gearing and such...

Discussion in 'General Questions' started by jaker, Jan 15, 2007.

Tags: Add Tags
  1. jaker

    jaker Guest

    ok to stop any confusion (or maybe to create more) heres a drawing of my project..
    i am cutting this goped below at the frame and making it's rear tire turn the bike tire.

    with the current gearing on the goped it reaches 29 mph or so but thats wrapped out and noisy this is with a 6 tooth front sprocket and a 76 tooth rear..

    ive seen dyno charts for most 2 strokes have the max power around 5000-8000 rpm and at 29mph im at almost 11000 rpm with the goped..

    so i ordered a 10 tooth front sprocket this should give me a 35% top speed increase or so.. and allow me to cruise around 25-30 without being at 10000 rpm and i should be around my max power there as well .
    i dont want to sound like a angry hornet on a bike heh.

    does this sound correct? will the high gearing adversely affect anything?

  2. gone_fishin

    gone_fishin Guest

    without doing the math, it seems to me that a jump from 6 teeth to 10 teeth may have more impact than you expect...prepare to do a little low-end pedaling to help acceleration. other than that, your reasoning sounds good to me 8)
  3. duivendyk

    duivendyk Guest

    Confusion galore.Sprockets & friction drive are strange bedfellows.Does the chain drive a larger roller?.Just what is going on?.
  4. ironwarlock

    ironwarlock Guest

    you are right about 12.3 to 1 from the motor sprocket to the goped sprocket. what size is the goped tire and what size is the bike tire? so we can get a final drive ratio.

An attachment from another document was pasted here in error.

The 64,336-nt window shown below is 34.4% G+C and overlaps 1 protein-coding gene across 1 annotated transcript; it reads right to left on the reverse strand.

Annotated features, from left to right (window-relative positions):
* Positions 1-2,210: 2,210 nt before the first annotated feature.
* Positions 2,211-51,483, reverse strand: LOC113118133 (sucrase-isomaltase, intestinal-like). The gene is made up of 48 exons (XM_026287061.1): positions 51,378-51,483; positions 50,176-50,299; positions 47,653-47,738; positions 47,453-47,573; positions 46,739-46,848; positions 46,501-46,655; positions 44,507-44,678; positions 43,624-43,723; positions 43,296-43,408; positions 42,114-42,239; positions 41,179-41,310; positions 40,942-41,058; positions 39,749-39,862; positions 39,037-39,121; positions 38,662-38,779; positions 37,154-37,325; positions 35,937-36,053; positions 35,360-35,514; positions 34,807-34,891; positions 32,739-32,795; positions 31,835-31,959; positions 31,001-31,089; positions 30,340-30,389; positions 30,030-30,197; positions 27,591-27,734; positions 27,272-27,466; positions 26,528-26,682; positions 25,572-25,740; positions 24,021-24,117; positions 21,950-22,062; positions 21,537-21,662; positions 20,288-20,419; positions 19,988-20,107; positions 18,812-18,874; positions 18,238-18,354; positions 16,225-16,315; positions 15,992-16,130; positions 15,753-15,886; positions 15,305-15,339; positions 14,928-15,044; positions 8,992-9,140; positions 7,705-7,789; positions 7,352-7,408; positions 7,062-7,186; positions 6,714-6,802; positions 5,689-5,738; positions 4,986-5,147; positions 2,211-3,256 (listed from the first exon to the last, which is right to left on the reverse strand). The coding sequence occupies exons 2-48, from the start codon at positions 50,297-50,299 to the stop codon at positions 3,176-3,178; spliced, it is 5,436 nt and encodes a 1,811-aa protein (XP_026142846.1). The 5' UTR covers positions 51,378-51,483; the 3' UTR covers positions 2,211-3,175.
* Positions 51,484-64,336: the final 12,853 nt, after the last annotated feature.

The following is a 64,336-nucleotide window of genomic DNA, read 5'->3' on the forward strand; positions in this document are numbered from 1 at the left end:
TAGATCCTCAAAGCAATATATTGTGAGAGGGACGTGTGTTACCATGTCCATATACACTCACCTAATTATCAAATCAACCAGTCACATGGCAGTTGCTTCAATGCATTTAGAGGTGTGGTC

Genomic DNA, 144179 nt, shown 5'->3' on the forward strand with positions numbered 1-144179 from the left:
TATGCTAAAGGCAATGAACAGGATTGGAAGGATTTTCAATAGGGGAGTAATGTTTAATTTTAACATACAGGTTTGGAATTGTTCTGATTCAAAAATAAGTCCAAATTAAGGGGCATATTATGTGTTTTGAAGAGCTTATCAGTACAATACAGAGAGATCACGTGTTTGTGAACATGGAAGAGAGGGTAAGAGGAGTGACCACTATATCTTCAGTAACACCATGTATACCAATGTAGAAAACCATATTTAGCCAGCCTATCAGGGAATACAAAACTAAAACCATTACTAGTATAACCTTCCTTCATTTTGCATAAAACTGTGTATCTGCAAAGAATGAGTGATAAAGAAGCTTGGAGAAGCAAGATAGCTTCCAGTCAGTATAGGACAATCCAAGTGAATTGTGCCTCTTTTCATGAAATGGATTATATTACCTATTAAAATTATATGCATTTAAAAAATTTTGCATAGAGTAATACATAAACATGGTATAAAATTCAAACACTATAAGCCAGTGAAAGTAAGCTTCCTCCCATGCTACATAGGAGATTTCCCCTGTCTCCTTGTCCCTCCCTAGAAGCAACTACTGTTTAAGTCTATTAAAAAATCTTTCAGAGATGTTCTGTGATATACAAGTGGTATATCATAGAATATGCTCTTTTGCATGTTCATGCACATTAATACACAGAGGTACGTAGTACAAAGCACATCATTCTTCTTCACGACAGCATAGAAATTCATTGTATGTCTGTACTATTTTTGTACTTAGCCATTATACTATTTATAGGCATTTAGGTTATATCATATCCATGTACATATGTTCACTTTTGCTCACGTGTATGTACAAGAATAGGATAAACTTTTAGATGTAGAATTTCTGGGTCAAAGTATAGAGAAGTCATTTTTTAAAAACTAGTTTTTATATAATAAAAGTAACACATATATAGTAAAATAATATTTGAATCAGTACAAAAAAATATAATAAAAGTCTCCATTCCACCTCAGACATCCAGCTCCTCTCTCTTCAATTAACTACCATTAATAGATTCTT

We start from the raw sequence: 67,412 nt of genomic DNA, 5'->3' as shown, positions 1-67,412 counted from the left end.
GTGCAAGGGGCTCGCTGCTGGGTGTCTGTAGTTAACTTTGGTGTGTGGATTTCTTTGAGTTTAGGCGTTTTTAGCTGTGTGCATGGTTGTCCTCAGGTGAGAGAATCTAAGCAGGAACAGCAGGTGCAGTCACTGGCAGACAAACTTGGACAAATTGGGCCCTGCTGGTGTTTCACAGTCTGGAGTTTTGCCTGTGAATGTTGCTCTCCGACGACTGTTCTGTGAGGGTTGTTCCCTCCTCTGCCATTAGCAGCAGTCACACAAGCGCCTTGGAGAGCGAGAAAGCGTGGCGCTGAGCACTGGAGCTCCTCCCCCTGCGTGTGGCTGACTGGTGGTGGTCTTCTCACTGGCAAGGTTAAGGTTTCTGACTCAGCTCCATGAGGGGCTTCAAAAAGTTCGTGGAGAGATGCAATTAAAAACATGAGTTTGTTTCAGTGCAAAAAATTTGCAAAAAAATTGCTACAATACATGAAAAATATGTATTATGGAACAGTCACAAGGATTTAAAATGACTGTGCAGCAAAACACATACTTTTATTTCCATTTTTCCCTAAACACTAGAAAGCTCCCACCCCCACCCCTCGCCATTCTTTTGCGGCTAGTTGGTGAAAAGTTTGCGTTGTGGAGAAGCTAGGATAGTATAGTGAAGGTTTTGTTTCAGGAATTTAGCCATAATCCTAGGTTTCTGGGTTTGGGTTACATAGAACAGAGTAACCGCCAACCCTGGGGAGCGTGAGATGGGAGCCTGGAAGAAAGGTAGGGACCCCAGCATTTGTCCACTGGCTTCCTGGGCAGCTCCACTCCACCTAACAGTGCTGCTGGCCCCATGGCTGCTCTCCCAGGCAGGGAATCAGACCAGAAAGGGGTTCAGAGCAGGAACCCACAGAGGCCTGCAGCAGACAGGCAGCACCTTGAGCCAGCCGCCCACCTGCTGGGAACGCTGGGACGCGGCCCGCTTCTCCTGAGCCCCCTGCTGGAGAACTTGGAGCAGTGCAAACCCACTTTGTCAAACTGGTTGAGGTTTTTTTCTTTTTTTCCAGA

5. loquin

    loquin Active Member

    Jan 11, 2008
    Likes Received:
    The bike tire size doesn't matter. The speed of the bike will be the SAME as the speed of the friction roller, no matter what material it is made of. The bike tire is essentially an 'idler' wheel - it just serves to transfer the linear speed of a point on the friction roller to the ground...

    Sure, the RPM of the bike tire will be lower, but, since the diameter is larger, the linear speed of a point on the bike tire is exactly the same as the linear speed of a point on the friction roller. And, if you think about it, (with no slippage) it CAN'T be anything else, as the friction roller is in physical contact with the tire...
  6. eljefino

    eljefino Member

    Apr 13, 2008
    Likes Received:
    A six tooth sprocket is notoriously inefficient b/c of the gear meshing geometry1; good for you for losing it.

    Sounds like the skateboard maker was trying hard to get gear reduction without a second gearbox-- our HT motors have a ~4:1 box before another 4-5:1 sprocket reduction.

    Going to a 10t will get you some efficiency, good, but you will have to bend over like crazy to cut wind resistance at speed, she'll be lugging a bunch.
  7. ironwarlock

    ironwarlock Guest

    the back tire is not turning the same rpm as the roller unless the tire is the same size as the roller. if the back tire was suspended in the air and you had another tire after that on the ground . then that first back tire would be an idler. you would also have a change in direction. tire size is final ratio on his bike. his setup is motor gear to tire gear then tire to tire. not friction roller to goped tire then bike tire.
    Last edited by a moderator: Jun 16, 2008
  8. duivendyk

    duivendyk Guest

    Loquin is correct,the rpm of the roller,or for that matter a tire acting as such is immaterial ,what matters is the linear velocity at the outside of the tire acting as a roller, which is identical to the circumferential speed of the tire,that is the ground speed.
    It you go to a 10t sprocket,your speed at 6000 rpm will be :
    26 mph,which is in the ball park,i.e. (29*6*10):(6*11)
    (* stands for multiplication and : stands for division)
  9. duivendyk

    duivendyk Guest

    One thing I forgot to mention is that you will have to turn the whole shebang 180 degrees or you'll be going backwards!,that might be something of a challenge in terms of mounting it.